The Woman Who Died a Lot / Jasper Fforde


The Wingco's research work involved finding some evidence of the disputed Dark Reading Matter. Theoretical storyologists had calculated that the readable BookWorld makes up for only 22 percent of visible reading matter — the remainder is thought to be the unobservable remnants of long-lost books, forgotten oral tradition and ideas locked in writers' heads when they died. A way to enter the Dark Reading Matter was keenly sought, as it might offer a vast amount of new ideas, plots and characters as well as a better understanding of the very nature of human imagination, and perhaps even why story exists at all.

Cent ans de solitude / Gabriel Garcia Marquez


Étourdi par deux nostalgies qui se faisaient face comme des miroirs parallèles, il perdit son merveilleux sens de l'irréalité, au point qu'il finit par leur recommander à tous de quitter Macondo, d'oublier tout ce qu'il leur avait enseigné sur le monde et le cœur humain, d'envoyer chier Horace, et, en quelque endroit qu'ils fussent, de toujours se rappeler que le passé n'était que mensonge, que la mémoire ne comportait pas de chemins de retour, que tout printemps révolu était irrécupérable et que l'amour le plus fou, le plus persistant, n'était de toute manière qu'une vérité de passade.

Bonjour tristesse / Françoise Sagan


Certaines phrases dégagent pour moi un climat intellectuel, subtil, qui me subjugue, même si je ne les pénêtre pas absolument. Celle-là me donna envie de posséder un petit carnet et un crayon.

Journal / Katherine Mansfield


To weave the intricate tapestry of one's own life, it is well to take a thread from many harmonious skeins — and to realise that there must be harmony. (May 1908)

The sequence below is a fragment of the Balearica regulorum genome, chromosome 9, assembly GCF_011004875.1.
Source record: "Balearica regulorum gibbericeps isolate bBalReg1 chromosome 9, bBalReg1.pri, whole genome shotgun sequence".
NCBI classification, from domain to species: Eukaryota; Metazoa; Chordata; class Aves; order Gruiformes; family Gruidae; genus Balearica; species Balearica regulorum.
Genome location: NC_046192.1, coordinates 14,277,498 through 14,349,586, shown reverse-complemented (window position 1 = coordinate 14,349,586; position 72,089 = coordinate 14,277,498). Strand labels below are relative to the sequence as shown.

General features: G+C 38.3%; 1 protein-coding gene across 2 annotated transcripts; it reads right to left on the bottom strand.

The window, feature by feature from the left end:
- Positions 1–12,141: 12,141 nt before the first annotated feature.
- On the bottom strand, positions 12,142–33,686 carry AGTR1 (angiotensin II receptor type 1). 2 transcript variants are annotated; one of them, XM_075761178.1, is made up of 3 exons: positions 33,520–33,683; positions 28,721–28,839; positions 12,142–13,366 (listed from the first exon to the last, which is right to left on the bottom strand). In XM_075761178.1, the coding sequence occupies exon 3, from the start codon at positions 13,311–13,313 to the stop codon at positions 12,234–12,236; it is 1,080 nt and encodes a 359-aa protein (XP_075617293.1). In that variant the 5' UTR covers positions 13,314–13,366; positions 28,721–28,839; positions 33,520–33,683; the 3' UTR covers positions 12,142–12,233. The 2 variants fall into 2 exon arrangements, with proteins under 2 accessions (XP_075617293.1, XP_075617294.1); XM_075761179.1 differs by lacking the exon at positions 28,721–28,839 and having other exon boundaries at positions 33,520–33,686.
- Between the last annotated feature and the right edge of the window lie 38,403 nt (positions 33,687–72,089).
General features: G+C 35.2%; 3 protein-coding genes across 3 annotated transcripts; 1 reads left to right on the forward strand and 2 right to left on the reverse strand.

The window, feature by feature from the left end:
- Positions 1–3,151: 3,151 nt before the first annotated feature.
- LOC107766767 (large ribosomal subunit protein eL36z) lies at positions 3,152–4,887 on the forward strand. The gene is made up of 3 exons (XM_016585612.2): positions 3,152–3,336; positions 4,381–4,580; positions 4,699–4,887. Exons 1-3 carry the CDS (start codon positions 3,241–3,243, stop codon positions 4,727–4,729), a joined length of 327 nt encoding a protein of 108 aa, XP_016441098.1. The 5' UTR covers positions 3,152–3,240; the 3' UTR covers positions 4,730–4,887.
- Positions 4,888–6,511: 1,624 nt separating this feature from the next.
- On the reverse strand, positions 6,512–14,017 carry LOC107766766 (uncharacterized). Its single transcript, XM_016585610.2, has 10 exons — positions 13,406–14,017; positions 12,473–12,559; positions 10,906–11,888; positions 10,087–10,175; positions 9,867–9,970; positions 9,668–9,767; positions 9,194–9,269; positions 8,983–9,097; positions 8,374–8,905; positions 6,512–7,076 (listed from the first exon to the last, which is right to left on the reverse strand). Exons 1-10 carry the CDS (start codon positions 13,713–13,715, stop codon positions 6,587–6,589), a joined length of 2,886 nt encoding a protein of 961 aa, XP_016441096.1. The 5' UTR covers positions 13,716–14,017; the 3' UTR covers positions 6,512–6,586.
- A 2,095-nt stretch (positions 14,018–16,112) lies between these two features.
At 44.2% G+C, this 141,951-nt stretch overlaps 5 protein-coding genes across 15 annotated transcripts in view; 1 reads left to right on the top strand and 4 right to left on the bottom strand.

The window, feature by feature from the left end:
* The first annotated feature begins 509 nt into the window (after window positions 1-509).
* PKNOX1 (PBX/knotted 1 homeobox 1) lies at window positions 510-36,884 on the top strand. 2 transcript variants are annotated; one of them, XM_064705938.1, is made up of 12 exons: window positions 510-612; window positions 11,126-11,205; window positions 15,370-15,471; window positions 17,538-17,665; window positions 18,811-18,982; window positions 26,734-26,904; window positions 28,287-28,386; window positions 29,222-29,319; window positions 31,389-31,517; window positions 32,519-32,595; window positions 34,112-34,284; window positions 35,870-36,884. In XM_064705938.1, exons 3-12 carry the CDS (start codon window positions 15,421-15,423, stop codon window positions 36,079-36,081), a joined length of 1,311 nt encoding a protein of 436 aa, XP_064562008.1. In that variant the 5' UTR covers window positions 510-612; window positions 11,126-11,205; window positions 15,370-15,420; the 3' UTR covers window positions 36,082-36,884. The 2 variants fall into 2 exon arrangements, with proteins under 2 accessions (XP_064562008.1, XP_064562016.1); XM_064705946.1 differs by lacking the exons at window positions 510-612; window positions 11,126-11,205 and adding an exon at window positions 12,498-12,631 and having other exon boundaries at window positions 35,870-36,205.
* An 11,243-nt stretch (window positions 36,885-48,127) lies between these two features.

Cahiers de jeunesse / Simone de Beauvoir


Comme j'aime sauvagement la solitude; non la solitude morale qu'il faut accepter mais qui toujours a déchiré même ceux qui s'en paraient orgueilleusement; mais la solitude matérielle, qui permet seule de retrouver la compagnie des êtres chers, réels ou imaginaires, et la présence de soi-même.

Mémoires / Beate et Serge Klarsfeld


Mon rôle n'est pas de faire plaisir, il est de dire la vérité le plus fortement possible, brutalement s'il le faut. (Beate Klarsfeld)

The Waves / Virginia Woolf


Ideas break a thousand times for once that they globe themselves entire.

The Guernsey Literary and Potato Peel Pie Society / Mary Ann Shaffer & Annie Barrows


That's what I love about reading: one tiny thing will interest you in a book, and that tiny thing will lead you onto another book, and another bit there will lead you onto a third book. It's geometrically progressive — all with no end in sight, and for no other reason than sheer enjoyment. (Juliet Ashton, letter to Dawsey Adams)

Middlemarch / George Eliot


"It is painful to be told that anything is very fine and not be able to feel that it is fine — something like being blind, while people talk of the sky." (Dorothea Casaubon)

The Woman Reader / Belinda Jack


To be a reader, whether a woman or a man, you need to be literate and have access to the written word. But beyond these, and if you are to begin to get something back from a more complex work, you need to be able to enter into a conversation with what you are reading. The text needs to be allowed to "begin to speak," and you need to allow yourself to answer.